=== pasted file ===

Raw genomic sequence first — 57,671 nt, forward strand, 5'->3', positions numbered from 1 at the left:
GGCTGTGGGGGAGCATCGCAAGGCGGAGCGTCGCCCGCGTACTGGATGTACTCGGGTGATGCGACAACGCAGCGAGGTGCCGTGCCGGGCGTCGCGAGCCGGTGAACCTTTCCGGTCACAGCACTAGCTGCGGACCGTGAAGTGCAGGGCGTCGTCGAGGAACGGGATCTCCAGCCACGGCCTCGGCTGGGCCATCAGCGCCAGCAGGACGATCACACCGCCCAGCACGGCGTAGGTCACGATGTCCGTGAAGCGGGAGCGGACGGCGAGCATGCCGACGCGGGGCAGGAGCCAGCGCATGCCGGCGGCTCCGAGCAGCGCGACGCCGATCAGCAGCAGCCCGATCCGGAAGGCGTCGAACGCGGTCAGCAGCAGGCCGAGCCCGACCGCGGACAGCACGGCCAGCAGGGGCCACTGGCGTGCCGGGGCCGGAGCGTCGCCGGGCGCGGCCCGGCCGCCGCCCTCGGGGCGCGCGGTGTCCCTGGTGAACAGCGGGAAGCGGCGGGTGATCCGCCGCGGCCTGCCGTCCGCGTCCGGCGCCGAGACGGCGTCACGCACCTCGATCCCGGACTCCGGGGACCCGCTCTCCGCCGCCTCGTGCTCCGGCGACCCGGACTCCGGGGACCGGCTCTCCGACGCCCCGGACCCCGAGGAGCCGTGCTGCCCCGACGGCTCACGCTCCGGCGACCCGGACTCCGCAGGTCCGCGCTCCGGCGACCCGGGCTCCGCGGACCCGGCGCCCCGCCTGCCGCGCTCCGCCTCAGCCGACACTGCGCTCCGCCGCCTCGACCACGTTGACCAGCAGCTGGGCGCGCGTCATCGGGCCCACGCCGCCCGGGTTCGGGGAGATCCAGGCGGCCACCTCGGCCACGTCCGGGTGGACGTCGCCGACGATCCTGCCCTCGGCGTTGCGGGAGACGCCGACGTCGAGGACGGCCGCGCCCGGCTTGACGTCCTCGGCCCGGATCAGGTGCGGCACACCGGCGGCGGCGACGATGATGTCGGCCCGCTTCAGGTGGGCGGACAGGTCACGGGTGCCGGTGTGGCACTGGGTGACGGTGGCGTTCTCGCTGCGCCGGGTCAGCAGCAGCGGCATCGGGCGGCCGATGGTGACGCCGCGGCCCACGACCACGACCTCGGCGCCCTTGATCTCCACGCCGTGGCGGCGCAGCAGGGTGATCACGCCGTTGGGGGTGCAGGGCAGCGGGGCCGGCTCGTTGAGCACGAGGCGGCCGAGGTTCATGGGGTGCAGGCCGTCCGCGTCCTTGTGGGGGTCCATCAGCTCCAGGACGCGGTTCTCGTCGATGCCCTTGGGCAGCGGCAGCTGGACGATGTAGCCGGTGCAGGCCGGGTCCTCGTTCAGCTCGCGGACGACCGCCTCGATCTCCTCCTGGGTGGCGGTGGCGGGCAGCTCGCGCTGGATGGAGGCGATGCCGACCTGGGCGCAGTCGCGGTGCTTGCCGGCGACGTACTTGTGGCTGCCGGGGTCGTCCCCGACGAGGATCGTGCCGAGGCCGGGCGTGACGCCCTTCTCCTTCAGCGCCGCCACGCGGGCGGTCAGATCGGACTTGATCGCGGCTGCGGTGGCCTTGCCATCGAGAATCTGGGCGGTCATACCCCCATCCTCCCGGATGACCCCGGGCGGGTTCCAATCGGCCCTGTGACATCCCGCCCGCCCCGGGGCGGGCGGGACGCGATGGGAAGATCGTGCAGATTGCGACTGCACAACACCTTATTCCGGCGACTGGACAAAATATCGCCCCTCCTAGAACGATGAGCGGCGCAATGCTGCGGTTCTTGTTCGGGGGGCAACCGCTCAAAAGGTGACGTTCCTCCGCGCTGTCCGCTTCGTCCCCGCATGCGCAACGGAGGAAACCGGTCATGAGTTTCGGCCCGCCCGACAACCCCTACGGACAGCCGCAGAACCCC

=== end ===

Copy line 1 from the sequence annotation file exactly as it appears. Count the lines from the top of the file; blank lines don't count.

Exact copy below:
Raw genomic sequence first — 57,671 nt, forward strand, 5'->3', positions numbered from 1 at the left: